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Enhanced methane emissions from tropical wetlands during the 2011 La Ni ñ a

View Article: PubMed Central - PubMed

ABSTRACT

Year-to-year variations in the atmospheric methane (CH4) growth rate show significant correlation with climatic drivers. The second half of 2010 and the first half of 2011 experienced the strongest La Niña since the early 1980s, when global surface networks started monitoring atmospheric CH4 mole fractions. We use these surface measurements, retrievals of column-averaged CH4 mole fractions from GOSAT, new wetland inundation estimates, and atmospheric δ13C-CH4 measurements to estimate the impact of this strong La Niña on the global atmospheric CH4 budget. By performing atmospheric inversions, we find evidence of an increase in tropical CH4 emissions of ∼6–9 TgCH4 yr−1 during this event. Stable isotope data suggest that biogenic sources are the cause of this emission increase. We find a simultaneous expansion of wetland area, driven by the excess precipitation over the Tropical continents during the La Niña. Two process-based wetland models predict increases in wetland area consistent with observationally-constrained values, but substantially smaller per-area CH4 emissions, highlighting the need for improvements in such models. Overall, tropical wetland emissions during the strong La Niña were at least by 5% larger than the long-term mean.

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Related in: MedlinePlus

(a,b) Detrended and smoothened regionally averaged precipitation and temperature measurements over land in CRU-TS version 3.23 (Climatic Research Unit-time series33). (c) Anomalies in the total inundated area estimated by SWAMPS37.
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f3: (a,b) Detrended and smoothened regionally averaged precipitation and temperature measurements over land in CRU-TS version 3.23 (Climatic Research Unit-time series33). (c) Anomalies in the total inundated area estimated by SWAMPS37.

Mentions: Figure 3a and b show monthly anomalies recorded in climate parameters. A significant redistribution of heat and precipitation is seen during the different phases of ENSO. was −1.72, 4.90, and 0.64 mm during EN10, LN11, and LN12, respectively. During LN11 the precipitation anomaly in TRO (and in GLO) was the highest since the onset of the 21st century (see SM Figure 10). Regions like Australia had six consecutive seasons of increased rainfall over the La Niña of 2011 and 201248. Higher temperatures were observed in NET during LN11 ( = 0.18 °C), favoring increased biomass burning, for example, near Moscow during the summer of 20104950. Mean temperatures during LN11 ( = −0.05 °C) were in between those during EN10 ( = 0.15 °C) and LN12 ( = −0.22 °C).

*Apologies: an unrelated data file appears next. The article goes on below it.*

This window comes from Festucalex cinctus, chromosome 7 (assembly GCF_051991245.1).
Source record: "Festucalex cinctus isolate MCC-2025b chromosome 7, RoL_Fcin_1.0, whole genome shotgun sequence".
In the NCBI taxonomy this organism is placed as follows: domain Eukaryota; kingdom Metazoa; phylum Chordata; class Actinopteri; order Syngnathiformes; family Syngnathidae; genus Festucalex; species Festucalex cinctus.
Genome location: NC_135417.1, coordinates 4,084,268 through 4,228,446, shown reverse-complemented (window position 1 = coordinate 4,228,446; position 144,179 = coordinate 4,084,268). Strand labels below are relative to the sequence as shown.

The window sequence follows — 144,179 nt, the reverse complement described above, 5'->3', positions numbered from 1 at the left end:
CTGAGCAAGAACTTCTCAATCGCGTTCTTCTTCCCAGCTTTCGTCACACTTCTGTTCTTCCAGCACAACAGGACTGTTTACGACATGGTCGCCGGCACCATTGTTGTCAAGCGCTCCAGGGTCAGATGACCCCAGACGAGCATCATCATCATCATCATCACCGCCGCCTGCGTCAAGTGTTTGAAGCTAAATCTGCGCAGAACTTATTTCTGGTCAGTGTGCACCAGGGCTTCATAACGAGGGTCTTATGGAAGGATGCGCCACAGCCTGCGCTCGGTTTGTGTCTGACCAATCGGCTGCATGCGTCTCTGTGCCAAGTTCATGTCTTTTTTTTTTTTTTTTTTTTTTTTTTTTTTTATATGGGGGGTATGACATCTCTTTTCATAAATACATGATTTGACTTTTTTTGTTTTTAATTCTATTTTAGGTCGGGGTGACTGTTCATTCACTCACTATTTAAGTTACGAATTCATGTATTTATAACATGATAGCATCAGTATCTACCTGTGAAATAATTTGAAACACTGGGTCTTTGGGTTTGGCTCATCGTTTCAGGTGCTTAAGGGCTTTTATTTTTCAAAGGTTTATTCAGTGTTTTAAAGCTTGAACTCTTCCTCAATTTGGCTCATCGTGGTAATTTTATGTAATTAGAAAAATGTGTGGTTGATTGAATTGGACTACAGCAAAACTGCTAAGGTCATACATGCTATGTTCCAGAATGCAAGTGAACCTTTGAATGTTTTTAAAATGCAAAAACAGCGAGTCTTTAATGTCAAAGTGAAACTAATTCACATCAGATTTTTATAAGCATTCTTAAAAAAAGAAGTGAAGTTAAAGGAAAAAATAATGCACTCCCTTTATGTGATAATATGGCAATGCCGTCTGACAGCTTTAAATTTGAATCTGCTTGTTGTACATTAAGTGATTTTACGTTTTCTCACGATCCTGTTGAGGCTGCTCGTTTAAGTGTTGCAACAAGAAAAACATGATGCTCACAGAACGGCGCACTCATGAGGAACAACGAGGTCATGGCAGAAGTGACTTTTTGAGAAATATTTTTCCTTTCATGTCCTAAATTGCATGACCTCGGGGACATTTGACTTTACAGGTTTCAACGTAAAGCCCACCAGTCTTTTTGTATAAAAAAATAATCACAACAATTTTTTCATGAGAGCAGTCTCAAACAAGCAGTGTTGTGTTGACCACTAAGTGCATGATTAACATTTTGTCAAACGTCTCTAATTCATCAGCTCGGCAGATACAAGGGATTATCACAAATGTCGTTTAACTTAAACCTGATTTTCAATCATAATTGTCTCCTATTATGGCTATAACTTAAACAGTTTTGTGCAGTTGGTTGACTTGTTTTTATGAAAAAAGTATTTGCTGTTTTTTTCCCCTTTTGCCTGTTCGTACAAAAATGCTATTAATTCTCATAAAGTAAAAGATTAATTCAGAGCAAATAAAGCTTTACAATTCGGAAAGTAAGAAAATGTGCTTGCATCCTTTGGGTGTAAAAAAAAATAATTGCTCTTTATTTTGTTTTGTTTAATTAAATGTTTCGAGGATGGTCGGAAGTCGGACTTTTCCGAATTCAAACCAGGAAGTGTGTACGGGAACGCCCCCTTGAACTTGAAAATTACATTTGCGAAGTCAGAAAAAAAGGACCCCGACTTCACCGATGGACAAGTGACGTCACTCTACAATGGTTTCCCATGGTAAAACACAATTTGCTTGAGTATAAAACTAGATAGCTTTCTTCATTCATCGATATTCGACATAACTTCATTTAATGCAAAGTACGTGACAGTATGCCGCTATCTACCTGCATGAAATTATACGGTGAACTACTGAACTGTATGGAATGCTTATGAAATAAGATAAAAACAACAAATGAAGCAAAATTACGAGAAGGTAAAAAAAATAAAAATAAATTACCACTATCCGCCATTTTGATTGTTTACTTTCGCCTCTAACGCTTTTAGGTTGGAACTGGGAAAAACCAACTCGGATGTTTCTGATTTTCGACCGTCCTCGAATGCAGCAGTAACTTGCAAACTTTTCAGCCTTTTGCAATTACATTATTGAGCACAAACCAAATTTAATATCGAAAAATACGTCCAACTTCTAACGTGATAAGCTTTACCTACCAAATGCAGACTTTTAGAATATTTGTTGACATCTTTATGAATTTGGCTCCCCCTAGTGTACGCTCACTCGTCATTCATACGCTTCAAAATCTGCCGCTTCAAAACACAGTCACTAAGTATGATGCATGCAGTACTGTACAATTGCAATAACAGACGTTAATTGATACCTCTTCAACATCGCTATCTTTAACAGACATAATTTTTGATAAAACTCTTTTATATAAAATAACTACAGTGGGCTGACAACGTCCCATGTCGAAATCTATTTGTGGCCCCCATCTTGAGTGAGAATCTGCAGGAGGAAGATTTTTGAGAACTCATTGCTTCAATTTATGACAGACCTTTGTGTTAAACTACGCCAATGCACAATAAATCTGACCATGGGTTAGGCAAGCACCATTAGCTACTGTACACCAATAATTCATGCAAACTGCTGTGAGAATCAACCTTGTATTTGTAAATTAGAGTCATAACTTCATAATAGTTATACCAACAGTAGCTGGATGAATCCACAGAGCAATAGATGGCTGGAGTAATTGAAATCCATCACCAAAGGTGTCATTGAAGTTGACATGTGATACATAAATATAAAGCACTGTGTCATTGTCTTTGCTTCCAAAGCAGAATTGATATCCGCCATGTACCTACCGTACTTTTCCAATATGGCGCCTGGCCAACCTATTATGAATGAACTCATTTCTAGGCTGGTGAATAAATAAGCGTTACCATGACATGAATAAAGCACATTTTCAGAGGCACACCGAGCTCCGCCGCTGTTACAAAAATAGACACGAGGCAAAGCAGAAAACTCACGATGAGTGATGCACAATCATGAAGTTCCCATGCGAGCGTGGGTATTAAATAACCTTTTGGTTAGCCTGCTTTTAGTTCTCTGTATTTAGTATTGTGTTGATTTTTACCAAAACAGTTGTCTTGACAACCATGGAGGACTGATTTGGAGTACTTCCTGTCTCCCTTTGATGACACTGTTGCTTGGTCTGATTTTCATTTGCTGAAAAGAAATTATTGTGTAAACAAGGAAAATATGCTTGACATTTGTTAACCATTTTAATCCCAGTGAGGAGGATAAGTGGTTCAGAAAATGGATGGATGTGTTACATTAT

Enhanced methane emissions from tropical wetlands during the 2011 La Ni ñ a
(a,b) Detrended and smoothened regionally averaged precipitation and temperature measurements over land in CRU-TS version 3.23 (Climatic Research Unit-time series33). (c) Anomalies in the total inundated area estimated by SWAMPS37.
© Copyright Policy - open-access
Related In: Results  -  Collection

License
Show All Figures
getmorefigures.php?uid=PMC5385533&req=5

f3: (a,b) Detrended and smoothened regionally averaged precipitation and temperature measurements over land in CRU-TS version 3.23 (Climatic Research Unit-time series33). (c) Anomalies in the total inundated area estimated by SWAMPS37.
Mentions: Figure 3a and b show monthly anomalies recorded in climate parameters. A significant redistribution of heat and precipitation is seen during the different phases of ENSO. was −1.72, 4.90, and 0.64 mm during EN10, LN11, and LN12, respectively. During LN11 the precipitation anomaly in TRO (and in GLO) was the highest since the onset of the 21st century (see SM Figure 10). Regions like Australia had six consecutive seasons of increased rainfall over the La Niña of 2011 and 201248. Higher temperatures were observed in NET during LN11 ( = 0.18 °C), favoring increased biomass burning, for example, near Moscow during the summer of 20104950. Mean temperatures during LN11 ( = −0.05 °C) were in between those during EN10 ( = 0.15 °C) and LN12 ( = −0.22 °C).

View Article: PubMed Central - PubMed

ABSTRACT

Year-to-year variations in the atmospheric methane (CH4) growth rate show significant correlation with climatic drivers. The second half of 2010 and the first half of 2011 experienced the strongest La Niña since the early 1980s, when global surface networks started monitoring atmospheric CH4 mole fractions. We use these surface measurements, retrievals of column-averaged CH4 mole fractions from GOSAT, new wetland inundation estimates, and atmospheric δ13C-CH4 measurements to estimate the impact of this strong La Niña on the global atmospheric CH4 budget. By performing atmospheric inversions, we find evidence of an increase in tropical CH4 emissions of ∼6–9 TgCH4 yr−1 during this event. Stable isotope data suggest that biogenic sources are the cause of this emission increase. We find a simultaneous expansion of wetland area, driven by the excess precipitation over the Tropical continents during the La Niña. Two process-based wetland models predict increases in wetland area consistent with observationally-constrained values, but substantially smaller per-area CH4 emissions, highlighting the need for improvements in such models. Overall, tropical wetland emissions during the strong La Niña were at least by 5% larger than the long-term mean.

No MeSH data available.


Related in: MedlinePlus